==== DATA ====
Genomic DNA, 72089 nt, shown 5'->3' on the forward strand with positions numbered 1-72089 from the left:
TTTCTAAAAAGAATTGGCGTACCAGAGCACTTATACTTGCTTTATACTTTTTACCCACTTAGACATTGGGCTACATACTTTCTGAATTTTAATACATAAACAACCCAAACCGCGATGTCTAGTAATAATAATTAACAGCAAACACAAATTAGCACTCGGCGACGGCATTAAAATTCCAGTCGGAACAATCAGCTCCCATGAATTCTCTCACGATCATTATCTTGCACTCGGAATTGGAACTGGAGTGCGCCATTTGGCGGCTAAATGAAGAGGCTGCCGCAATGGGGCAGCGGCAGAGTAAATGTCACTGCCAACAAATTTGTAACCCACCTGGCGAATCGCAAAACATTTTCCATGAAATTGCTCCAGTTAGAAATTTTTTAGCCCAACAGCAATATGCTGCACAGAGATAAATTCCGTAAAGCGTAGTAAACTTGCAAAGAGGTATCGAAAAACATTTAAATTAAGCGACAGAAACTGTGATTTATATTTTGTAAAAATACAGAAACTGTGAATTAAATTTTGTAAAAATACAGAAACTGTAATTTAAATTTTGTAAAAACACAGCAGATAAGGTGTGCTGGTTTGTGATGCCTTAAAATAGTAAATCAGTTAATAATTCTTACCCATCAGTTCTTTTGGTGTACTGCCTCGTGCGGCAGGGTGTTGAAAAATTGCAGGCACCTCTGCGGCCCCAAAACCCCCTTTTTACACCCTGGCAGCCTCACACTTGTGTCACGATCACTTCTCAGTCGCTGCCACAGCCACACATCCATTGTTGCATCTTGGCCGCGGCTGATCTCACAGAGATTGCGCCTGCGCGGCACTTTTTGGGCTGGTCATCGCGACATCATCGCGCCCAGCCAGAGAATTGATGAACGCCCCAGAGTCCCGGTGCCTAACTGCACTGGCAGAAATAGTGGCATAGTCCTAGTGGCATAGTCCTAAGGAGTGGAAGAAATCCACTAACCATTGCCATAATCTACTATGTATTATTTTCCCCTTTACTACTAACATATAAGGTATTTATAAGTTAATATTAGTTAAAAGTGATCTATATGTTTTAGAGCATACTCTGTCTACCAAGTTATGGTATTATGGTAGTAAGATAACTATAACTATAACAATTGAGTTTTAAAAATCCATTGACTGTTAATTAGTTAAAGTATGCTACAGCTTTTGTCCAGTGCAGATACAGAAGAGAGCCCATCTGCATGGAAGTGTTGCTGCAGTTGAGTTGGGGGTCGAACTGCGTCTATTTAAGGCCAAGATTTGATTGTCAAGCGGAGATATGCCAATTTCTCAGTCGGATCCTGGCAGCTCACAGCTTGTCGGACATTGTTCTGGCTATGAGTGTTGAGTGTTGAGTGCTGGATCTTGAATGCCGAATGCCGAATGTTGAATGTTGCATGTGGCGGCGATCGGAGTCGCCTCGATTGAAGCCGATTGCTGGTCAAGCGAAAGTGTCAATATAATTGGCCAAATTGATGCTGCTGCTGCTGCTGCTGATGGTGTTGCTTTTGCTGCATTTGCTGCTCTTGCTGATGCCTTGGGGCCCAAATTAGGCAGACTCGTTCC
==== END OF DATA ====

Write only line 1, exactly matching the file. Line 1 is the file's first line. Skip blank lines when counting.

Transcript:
Genomic DNA, 72089 nt, shown 5'->3' on the forward strand with positions numbered 1-72089 from the left: